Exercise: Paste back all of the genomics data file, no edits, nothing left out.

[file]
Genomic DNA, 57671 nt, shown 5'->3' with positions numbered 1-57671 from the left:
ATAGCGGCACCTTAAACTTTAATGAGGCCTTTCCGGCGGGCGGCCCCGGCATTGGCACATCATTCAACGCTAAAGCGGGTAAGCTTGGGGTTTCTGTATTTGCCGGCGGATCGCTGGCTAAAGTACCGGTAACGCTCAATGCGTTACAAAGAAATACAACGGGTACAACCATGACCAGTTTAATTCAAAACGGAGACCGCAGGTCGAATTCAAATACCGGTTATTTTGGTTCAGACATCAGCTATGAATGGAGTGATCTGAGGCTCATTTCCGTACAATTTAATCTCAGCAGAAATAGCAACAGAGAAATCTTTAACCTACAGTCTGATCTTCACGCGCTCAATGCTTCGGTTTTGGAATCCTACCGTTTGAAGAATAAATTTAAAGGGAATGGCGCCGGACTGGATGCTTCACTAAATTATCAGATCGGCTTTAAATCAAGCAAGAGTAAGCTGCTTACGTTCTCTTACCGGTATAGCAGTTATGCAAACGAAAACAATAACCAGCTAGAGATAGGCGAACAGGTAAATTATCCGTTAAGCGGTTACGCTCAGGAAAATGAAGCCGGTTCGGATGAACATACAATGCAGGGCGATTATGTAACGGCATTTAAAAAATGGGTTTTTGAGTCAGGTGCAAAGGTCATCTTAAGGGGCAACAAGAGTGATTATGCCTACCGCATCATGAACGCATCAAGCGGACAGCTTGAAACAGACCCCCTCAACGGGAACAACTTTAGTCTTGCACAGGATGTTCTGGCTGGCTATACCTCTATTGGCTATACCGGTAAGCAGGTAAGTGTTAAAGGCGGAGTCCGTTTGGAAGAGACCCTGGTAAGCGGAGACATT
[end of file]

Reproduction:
Genomic DNA, 57671 nt, shown 5'->3' with positions numbered 1-57671 from the left:
ATAGCGGCACCTTAAACTTTAATGAGGCCTTTCCGGCGGGCGGCCCCGGCATTGGCACATCATTCAACGCTAAAGCGGGTAAGCTTGGGGTTTCTGTATTTGCCGGCGGATCGCTGGCTAAAGTACCGGTAACGCTCAATGCGTTACAAAGAAATACAACGGGTACAACCATGACCAGTTTAATTCAAAACGGAGACCGCAGGTCGAATTCAAATACCGGTTATTTTGGTTCAGACATCAGCTATGAATGGAGTGATCTGAGGCTCATTTCCGTACAATTTAATCTCAGCAGAAATAGCAACAGAGAAATCTTTAACCTACAGTCTGATCTTCACGCGCTCAATGCTTCGGTTTTGGAATCCTACCGTTTGAAGAATAAATTTAAAGGGAATGGCGCCGGACTGGATGCTTCACTAAATTATCAGATCGGCTTTAAATCAAGCAAGAGTAAGCTGCTTACGTTCTCTTACCGGTATAGCAGTTATGCAAACGAAAACAATAACCAGCTAGAGATAGGCGAACAGGTAAATTATCCGTTAAGCGGTTACGCTCAGGAAAATGAAGCCGGTTCGGATGAACATACAATGCAGGGCGATTATGTAACGGCATTTAAAAAATGGGTTTTTGAGTCAGGTGCAAAGGTCATCTTAAGGGGCAACAAGAGTGATTATGCCTACCGCATCATGAACGCATCAAGCGGACAGCTTGAAACAGACCCCCTCAACGGGAACAACTTTAGTCTTGCACAGGATGTTCTGGCTGGCTATACCTCTATTGGCTATACCGGTAAGCAGGTAAGTGTTAAAGGCGGAGTCCGTTTGGAAGAGACCCTGGTAAGCGGAGACATT